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Entries in International Cinema (12)



There is a heightened sense of expectation surrounding the line-up of the 2019 Melbourne Documentary Film Festival (MDFF). Having been one of the underdog capital city festivals for much of its existence, the event came of age in 2018 – it was named Best Documentary Film Festival by the respected Film Daily site; the Best Documentary Festival in the Southern hemisphere by Guide Doc; and, for the third year running, a Top 100 film festival as voted by the industry’s leading submission portal, Film Freeway.

Drawing upon a year during which documentarians were energised by global socio-political upheaval, the 2019 MDFF will be screening works sourced from 44 local and international festivals, including Sundance, Venice, Tribeca, Hot Docs and SXSW. The programme statistics are impressive, indicating founder and festival director Lyndon Stone takes his newfound global status seriously; on offer are 112 works, comprising 50 features and 62 short-form films, amongst them 6 World premieres and 59 Australian premieres.      

As in 2018, when the festival launched with Tony Zierra’s Kubrick-themed Filmworker, this year’s two-pronged Opening Night sessions will also examine mad geniuses and their impact on cinema. Veteran filmmaker Peter Medak recounts the summer of 1973 and the insanity-inducing experience of filming with Britain’s most eccentric and volatile comic in The Ghost of Peter Sellers (pictured, above). And the fiery, complex reputation of one of Europe’s most reviled directors is addressed in the first-person when Uwe Boll (pictured, right) fronts up for F*ck You All: The Uwe Boll Story.

Four Australian docs will have their global debut at MDFF - Fiona Cochrane’s Strange Tenants: Ska’d For Life, a profile of Australia’s most influential ska band; Aidan Prewitt’s Woodstock at 50: A Venue for the End of the World, a special anniversary screening of the award winning film with new and improved footage from the iconic music festival; Art of Incarceration, director Alex Siddons’ profile of The Torch, a not-for-profit arts initiative that supports creative endeavours for indigenous prisoners; and, Helen Gaynor’s The Candidate, a fly-on-the-wall insight into Green’s senate hopeful Alex Bhathal’s run for parliament.

The Melbourne Documentary Film Festival will draw on some legitimate star power in 2019. Amongst the celebrities in front of and behind the lens are Werner Herzog (subject of Herbert Golder’s Ballad of a Righteous Merchant); Alicia Vikander (pictured, right; narrating Jennifer Baichwal’s and Edward Burtynsky’s Anthropocene The Human Epoch); Oscar winning director Barbara Kopple (director of New Homeland); Bill-&-Ted star-turned-filmmaking agitant Alex Winter (director of Trust Machine: The Story of Blockchain); and, legendary musos Tommy Emmanuel (star of Jeremy Dylan’s The Endless Road) and Rolling Stones’ guitarist Ronnie Wood (in conversation with director Stuart Douglas for his short There’s a Hell of a Racket Coming From Your House, Mrs Wood).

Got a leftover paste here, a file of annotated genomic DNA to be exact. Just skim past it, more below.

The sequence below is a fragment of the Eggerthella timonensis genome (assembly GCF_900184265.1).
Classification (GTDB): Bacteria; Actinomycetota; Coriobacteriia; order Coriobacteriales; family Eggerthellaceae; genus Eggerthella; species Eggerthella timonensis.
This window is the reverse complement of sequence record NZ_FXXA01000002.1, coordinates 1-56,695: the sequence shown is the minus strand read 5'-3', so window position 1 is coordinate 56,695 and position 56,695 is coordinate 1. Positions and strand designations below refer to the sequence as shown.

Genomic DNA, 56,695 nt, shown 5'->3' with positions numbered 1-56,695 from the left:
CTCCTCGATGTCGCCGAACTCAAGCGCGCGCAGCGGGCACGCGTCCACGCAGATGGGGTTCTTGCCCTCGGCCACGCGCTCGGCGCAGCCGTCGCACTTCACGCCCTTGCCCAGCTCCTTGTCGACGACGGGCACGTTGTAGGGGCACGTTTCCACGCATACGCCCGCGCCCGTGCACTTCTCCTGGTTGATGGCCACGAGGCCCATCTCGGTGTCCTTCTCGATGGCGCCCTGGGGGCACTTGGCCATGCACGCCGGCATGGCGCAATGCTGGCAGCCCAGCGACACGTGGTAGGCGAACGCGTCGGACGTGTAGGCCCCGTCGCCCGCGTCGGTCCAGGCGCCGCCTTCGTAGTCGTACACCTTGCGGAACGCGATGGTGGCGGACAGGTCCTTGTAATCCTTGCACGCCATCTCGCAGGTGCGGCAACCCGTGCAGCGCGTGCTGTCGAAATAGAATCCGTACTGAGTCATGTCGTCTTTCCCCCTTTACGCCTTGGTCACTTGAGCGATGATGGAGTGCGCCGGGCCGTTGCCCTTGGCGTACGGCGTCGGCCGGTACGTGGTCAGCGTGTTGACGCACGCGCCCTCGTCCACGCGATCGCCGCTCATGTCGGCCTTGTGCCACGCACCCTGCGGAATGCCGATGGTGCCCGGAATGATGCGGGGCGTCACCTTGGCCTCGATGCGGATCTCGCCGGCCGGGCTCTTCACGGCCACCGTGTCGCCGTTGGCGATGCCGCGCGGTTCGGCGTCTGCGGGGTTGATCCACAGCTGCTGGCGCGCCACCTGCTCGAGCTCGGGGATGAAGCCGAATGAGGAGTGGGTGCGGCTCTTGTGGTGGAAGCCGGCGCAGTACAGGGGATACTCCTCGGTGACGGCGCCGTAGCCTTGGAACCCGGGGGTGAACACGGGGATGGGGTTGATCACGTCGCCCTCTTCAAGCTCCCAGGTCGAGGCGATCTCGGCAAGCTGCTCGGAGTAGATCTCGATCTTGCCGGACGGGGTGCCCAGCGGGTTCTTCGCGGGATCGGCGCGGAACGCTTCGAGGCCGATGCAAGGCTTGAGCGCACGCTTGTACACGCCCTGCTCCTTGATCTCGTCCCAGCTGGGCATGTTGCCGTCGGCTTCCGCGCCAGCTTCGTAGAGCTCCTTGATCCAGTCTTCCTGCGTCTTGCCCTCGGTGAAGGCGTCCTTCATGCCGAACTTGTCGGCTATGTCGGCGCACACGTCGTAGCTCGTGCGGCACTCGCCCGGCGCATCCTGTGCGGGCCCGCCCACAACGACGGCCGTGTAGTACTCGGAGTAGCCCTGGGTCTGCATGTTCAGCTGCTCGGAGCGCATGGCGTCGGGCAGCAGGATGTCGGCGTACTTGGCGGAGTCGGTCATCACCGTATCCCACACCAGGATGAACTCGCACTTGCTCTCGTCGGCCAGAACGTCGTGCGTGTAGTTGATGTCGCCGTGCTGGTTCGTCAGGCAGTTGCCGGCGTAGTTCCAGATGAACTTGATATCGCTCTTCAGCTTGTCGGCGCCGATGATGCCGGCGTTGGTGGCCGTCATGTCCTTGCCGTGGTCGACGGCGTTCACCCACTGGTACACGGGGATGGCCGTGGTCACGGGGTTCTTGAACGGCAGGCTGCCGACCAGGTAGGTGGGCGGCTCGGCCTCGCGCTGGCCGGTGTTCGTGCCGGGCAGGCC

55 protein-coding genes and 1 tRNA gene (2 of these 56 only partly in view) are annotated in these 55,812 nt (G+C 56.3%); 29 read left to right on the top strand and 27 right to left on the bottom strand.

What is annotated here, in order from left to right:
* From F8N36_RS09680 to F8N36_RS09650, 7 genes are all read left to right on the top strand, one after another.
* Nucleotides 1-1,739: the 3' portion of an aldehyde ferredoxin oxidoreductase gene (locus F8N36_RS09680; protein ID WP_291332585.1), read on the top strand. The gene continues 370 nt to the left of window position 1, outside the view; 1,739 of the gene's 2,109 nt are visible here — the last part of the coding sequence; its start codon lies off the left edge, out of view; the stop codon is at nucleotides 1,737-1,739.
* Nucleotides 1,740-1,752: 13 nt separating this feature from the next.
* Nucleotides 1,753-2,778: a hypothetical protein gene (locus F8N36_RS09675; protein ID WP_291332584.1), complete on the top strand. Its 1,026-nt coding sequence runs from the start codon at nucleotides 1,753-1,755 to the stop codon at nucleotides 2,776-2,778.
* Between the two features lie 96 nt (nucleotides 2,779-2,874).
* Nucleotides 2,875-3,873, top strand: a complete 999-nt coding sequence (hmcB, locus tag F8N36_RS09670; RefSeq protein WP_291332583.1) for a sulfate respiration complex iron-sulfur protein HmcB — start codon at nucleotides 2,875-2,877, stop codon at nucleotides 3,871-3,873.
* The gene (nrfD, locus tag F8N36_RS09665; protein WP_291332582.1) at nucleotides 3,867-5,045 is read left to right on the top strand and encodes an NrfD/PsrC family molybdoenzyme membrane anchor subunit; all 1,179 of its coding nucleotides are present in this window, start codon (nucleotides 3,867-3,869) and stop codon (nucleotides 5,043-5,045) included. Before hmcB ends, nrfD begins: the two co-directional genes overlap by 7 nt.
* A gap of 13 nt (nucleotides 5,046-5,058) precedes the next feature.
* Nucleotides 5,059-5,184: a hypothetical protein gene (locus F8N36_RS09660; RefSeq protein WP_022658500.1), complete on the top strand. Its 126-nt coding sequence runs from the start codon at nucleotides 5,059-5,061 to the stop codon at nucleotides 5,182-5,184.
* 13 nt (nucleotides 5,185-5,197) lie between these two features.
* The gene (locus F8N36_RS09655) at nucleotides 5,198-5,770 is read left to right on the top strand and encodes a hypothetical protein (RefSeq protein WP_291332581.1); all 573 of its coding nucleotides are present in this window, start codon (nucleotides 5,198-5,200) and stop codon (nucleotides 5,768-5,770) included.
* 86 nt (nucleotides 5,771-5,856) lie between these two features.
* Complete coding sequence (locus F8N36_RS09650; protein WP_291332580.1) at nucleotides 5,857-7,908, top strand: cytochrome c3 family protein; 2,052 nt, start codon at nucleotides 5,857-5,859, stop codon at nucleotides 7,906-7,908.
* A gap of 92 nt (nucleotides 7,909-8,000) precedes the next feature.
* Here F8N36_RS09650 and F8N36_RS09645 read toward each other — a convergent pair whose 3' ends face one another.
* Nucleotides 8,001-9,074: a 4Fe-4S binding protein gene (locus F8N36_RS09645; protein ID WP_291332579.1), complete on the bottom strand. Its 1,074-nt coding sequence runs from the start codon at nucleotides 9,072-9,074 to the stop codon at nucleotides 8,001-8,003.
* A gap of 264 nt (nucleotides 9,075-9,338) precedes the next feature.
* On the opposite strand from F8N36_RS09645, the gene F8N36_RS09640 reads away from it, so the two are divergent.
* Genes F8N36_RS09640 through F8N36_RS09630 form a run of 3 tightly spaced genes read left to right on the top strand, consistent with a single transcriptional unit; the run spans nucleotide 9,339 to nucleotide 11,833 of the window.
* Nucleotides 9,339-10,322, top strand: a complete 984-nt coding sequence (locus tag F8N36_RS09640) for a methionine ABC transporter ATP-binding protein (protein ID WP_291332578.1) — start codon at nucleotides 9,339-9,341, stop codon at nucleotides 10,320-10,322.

Certain to be an emotion-charged highlight of the festival will be a screening of Forged from Fire, a chronicle of the building of The Blacksmith’s Tree. A monument to the victims of the 2009 Black Saturday bushfires that swept through rural Victoria, director Andrew Garton’s camera follows a local movement launched by traditional blacksmiths to build a tree of steel, a declaration of remembrance that garnered an international following. Proceeds from the screening, timed to coincide with the 10th anniversary of the disaster, will go to the Victorian Volunteer Firefighters.

The MDFF’s reputation as one of the premiere outlets for the documentary short format strengthens further in 2019. The always-popular Music strand will feature Felix Bechtolsheimer’s Somewhere in Their Heads (pictured, right), a study of the creative process behind the recording of Curse Of Lono’s second album ‘As I Fell,’ and J.P. Olsen’s Big Paradise, a profile of cult combo, The Numbers Band; the LGTBIQ sidebar will play The Gender Line, T.J. Parsell’s biography of transgender rock star Cidny Bullens, and Nicky Larkin’s Becoming Cherrie, a peek inside the life of Belfast’s most famous drag queen; and, Indigenous narratives will be examined in films such as Running 62, Torres Strait Islander Zibeon Fielding self-directed account of his long-distance marathon charity efforts, and Goh Iromoto’s African odyssey, The Wonder. 

2018 MELBOURNE DOCUMENTARY FILM FESTIVAL runs July 19-30 at the Cinema Nova and Backlot Studios venues. For ticket sales and session details, visit the official website.

SCREEN-SPACE is a media partner of the Melbourne Documentary Film Festival. Editor Simon Foster will be hosting Q&A events throughout the festival as a guest of the organisers.